Talk:Plastic particle water pollution

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The proper term for this thing seems to be "plastic resin pellet", which yields a lot more Google hits than the "Nurdle". Maybe renaming it would make sense? Themel 06:43, 13 September 2007 (UTC)

Actually, not with quotes around "plastic resin pellet" -- with the quotes, p.r.p. produces 321 hits to 7860 for "nurdle", and although surely some of the "nurdle" hits are for the cricket term, the top ten page of hits seem to be mostly the plastic pellets.Shayanakadidal 04:46, 4 December 2007 (UTC)

Is Nurdle used by people in the plastics manufacturing industry, or is it a colloquial term used only when stray pellets are found "in the wild"?--Theodore Kloba (talk) 17:57, 30 April 2009 (UTC)
I have been a chemist for over 30 years, most of that in the chemical industry working for a company which was one of the world's largest plastics producer and I had not heard or seen that word until today. Silverchemist (talk) 04:52, 24 March 2010 (UTC)
Then what would you call them? Wizard191 (talk) 20:46, 24 March 2010 (UTC)
How about "waste plastic"? No one in industry refers to the resin pellets as "nurdles" and this article talks about US industry making 60 billion pounds of nurdles per year. Industry makes pellets and some small percentage of those pellets become fugitive, THEN they become "nurdles".Silverchemist (talk) 23:07, 8 July 2010 (UTC)

Photos needed[edit]

I quite like the look of these two photos on Flickr:

But they're copyrighted. I don't have a Flickr account, and I don't know how to contact users to ask them to release photos. Can anyone help? Anxietycello (talk) 17:08, 1 August 2008 (UTC)

I've made a request of the first gentleman. —Pengo 01:17, 2 August 2008 (UTC)


Could someone please say what they do? —Preceding unsigned comment added by (talk) 04:17, 21 December 2009 (UTC)

I've added their purpose. Wizard191 (talk) 21:46, 21 December 2009 (UTC)

Rewrite urgently needed[edit]

This article is mess of conflicting terminology and sources that do not verify content. It's being referenced in a US national newspaper,[1] can someone with expertise (or even accurate knowledge) please work on it?

The intro para and picture discuss plastic pellets BEFORE they are used to make plastic goods. Two paragraphs later, someone seems to have misunderstood the finished little plastic balls (for example in Styrofoam) with the UNFINISHED product. (There's no way that the unfinished product would be a "major contributor" to marine debris -- companies don't just habitually throw away material for unfinished products!)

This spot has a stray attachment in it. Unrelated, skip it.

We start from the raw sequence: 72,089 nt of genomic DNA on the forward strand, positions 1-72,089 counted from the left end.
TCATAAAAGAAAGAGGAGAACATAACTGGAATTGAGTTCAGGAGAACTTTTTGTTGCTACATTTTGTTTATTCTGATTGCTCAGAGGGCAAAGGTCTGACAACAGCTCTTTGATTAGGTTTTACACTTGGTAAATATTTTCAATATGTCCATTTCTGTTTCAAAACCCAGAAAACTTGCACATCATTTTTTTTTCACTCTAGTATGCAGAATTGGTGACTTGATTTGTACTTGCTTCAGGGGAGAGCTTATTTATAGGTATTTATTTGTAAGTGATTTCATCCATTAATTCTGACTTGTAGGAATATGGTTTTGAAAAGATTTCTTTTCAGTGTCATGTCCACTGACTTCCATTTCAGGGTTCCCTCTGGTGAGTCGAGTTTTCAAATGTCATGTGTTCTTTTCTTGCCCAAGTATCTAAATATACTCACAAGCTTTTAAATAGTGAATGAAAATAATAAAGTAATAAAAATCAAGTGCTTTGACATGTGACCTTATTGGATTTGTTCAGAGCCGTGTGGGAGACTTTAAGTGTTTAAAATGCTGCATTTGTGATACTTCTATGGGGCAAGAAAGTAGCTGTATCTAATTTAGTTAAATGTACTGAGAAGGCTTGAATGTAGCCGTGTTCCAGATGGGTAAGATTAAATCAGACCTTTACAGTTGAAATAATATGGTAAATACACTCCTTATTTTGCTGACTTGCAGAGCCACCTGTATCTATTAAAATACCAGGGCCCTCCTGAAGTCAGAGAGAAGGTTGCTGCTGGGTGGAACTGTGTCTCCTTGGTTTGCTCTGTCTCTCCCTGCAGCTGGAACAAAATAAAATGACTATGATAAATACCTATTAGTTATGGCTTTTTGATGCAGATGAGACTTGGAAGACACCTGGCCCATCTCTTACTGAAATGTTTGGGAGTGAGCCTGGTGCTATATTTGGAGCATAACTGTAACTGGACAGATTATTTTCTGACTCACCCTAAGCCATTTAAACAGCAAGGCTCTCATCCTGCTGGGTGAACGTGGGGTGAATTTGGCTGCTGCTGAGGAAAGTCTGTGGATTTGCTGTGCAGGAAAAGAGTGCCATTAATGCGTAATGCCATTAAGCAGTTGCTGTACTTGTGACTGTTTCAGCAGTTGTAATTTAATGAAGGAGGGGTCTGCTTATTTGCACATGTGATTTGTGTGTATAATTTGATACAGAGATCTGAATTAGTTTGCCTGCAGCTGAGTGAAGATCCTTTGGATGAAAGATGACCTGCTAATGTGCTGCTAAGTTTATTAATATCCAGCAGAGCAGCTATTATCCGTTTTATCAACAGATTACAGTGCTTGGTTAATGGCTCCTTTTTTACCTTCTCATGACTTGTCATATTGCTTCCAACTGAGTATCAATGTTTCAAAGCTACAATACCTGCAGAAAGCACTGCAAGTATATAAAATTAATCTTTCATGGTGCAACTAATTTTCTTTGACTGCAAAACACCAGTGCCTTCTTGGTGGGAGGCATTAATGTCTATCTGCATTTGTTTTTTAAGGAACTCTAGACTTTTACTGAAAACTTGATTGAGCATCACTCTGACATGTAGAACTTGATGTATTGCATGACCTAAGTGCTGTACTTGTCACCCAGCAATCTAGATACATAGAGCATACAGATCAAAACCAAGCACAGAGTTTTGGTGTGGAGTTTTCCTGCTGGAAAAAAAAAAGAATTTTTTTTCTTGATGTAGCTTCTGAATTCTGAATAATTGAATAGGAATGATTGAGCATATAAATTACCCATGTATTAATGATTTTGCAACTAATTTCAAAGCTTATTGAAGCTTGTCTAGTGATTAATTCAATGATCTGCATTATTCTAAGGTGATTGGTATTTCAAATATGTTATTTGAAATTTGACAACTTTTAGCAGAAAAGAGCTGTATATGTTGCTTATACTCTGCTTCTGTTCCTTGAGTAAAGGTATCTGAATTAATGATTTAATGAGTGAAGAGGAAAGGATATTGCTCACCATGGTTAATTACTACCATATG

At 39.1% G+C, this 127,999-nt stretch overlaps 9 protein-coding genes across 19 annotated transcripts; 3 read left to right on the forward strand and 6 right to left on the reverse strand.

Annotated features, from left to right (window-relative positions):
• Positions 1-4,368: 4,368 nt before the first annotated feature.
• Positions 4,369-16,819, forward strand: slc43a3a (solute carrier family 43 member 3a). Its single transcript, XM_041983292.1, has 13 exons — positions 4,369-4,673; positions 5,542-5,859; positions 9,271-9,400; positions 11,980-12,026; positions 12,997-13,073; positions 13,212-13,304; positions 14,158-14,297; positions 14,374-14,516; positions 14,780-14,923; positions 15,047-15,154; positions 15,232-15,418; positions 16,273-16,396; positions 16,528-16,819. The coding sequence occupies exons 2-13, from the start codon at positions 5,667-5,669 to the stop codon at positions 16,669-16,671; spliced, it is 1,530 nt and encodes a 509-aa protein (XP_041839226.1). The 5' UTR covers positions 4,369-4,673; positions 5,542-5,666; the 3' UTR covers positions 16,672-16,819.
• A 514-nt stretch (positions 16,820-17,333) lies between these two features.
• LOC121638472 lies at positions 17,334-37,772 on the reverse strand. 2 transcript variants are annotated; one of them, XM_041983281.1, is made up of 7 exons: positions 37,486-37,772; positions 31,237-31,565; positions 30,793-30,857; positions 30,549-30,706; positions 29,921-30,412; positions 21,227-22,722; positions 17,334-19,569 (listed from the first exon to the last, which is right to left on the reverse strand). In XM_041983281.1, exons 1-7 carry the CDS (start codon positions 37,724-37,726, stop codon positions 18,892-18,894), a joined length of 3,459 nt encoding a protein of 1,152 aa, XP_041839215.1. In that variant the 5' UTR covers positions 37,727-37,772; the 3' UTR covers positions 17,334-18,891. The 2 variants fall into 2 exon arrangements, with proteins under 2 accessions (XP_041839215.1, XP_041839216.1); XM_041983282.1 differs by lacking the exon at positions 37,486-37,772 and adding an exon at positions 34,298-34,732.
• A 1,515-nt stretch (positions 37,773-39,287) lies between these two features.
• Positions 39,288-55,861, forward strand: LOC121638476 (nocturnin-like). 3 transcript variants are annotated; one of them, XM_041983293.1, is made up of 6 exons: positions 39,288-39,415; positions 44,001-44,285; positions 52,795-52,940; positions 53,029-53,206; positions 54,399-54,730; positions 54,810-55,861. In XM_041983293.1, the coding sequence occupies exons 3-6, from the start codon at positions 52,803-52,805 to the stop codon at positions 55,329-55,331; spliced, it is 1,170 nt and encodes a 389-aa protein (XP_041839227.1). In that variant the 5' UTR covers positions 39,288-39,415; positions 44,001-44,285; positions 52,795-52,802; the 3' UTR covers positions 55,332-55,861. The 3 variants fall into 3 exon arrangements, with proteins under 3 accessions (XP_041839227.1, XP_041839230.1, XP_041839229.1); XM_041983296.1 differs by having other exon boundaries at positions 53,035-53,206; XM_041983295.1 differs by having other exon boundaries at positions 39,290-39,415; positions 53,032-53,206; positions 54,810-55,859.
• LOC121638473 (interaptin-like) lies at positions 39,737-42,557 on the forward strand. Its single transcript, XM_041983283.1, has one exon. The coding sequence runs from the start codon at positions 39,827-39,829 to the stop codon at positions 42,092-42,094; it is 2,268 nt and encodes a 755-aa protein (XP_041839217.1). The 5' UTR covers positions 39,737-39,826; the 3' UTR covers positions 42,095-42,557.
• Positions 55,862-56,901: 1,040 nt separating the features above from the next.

The "three month study" that quoted isn't talking about either the unfinished good, or the white balls of disintegrating Styrofoam. It's specifically discussing fragments of a finished, decomposing, transparent "liter soda bottle".[2] Then the Wiki article states "Waterborne nurdles, may either be a byproduct of plastic production or pellets broken down from larger chunks of plastic". That's yet ANOTHER definition.

Then this brilliant article concludes with two quite specific statements that have no citations.

This is a prime example of how Wikipedia gets bad media attention. I've (temporarily) rewritten it to state a few basic facts. Piano non troppo (talk) 15:49, 26 January 2010 (UTC)

will someone explain why plastic pellet is not called plastic pellet?

Plastic33 (talk) 00:28, 1 February 2010 (UTC)

This article continues to need a rewrite for clarity and accuracy. A pre-consumer industrial material is still both conflated with and distinguished from a post-consumer waste material. ENeville (talk) 16:34, 7 July 2010 (UTC)

toothpaste squiggle[edit]

"nurdle" apparently also is a toothpaste squiggle: —Preceding unsigned comment added by Arghman (talkcontribs) 17:00, 30 July 2010 (UTC)

Renamed to "Plastic particle water pollution"[edit]

I have renamed the article to "Plastic particle water pollution" to reflect the content and the fact that nurdle is not in the OED or Not sure if the new name is the best option. -- Alan Liefting (talk) - 22:58, 17 August 2010 (UTC)


In the text there is a sentence that says, 'the creatures that make up the base of the marine food chain, such as krill, are prematurely dying by choking on nurdles'. I question this. For me choking implies cutting off air. This cannot happen for a water-living organism. This goes back to the old argument about can a fish drown when taken out of water. I ask if someone more expert in nurdles can edit and clarify this sentence. Thanks Mondegreen de plume (talk) 13:45, 18 November 2010 (UTC)

additional link for the Mato citation[edit]

It seems the full article is available here, but I'm not sure if that display is ok and how to add it. Someone please take over. The same article is linked in the Microplastics page. (talk) 22:53, 24 December 2010 (UTC)


Pages related to plastic pellets are being redirected to here. This obviously means that somebody with an agenda is abusing wikipedia. While the issues discussed on this page are real, there's no need to redirect "microbead" to this article. A disambiguation page would be more helpful to readers. (talk) 03:13, 2 December 2011 (UTC)

Plastic pallet redirects to nurdle and microbead now redirects to microbeads. I created the microbead redirect before the microbeads article was written. It has been rectified. -- Alan Liefting (talk) - 03:52, 2 December 2011 (UTC)